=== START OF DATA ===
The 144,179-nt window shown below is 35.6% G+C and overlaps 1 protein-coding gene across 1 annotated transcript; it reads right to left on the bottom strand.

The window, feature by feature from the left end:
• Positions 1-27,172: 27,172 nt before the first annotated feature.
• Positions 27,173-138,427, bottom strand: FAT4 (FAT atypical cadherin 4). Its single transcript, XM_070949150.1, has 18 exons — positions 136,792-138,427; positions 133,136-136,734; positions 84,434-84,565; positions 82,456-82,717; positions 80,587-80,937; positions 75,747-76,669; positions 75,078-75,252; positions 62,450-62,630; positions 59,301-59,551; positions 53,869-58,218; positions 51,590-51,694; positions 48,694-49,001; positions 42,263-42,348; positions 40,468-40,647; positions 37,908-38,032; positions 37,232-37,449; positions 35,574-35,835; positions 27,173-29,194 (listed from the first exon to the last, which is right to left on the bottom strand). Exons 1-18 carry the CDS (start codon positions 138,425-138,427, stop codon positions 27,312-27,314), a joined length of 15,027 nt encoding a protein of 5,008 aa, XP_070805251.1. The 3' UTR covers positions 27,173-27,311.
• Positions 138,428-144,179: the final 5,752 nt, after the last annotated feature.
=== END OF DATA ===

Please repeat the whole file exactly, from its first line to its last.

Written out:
The 144,179-nt window shown below is 35.6% G+C and overlaps 1 protein-coding gene across 1 annotated transcript; it reads right to left on the bottom strand.

The window, feature by feature from the left end:
• Positions 1-27,172: 27,172 nt before the first annotated feature.
• Positions 27,173-138,427, bottom strand: FAT4 (FAT atypical cadherin 4). Its single transcript, XM_070949150.1, has 18 exons — positions 136,792-138,427; positions 133,136-136,734; positions 84,434-84,565; positions 82,456-82,717; positions 80,587-80,937; positions 75,747-76,669; positions 75,078-75,252; positions 62,450-62,630; positions 59,301-59,551; positions 53,869-58,218; positions 51,590-51,694; positions 48,694-49,001; positions 42,263-42,348; positions 40,468-40,647; positions 37,908-38,032; positions 37,232-37,449; positions 35,574-35,835; positions 27,173-29,194 (listed from the first exon to the last, which is right to left on the bottom strand). Exons 1-18 carry the CDS (start codon positions 138,425-138,427, stop codon positions 27,312-27,314), a joined length of 15,027 nt encoding a protein of 5,008 aa, XP_070805251.1. The 3' UTR covers positions 27,173-27,311.
• Positions 138,428-144,179: the final 5,752 nt, after the last annotated feature.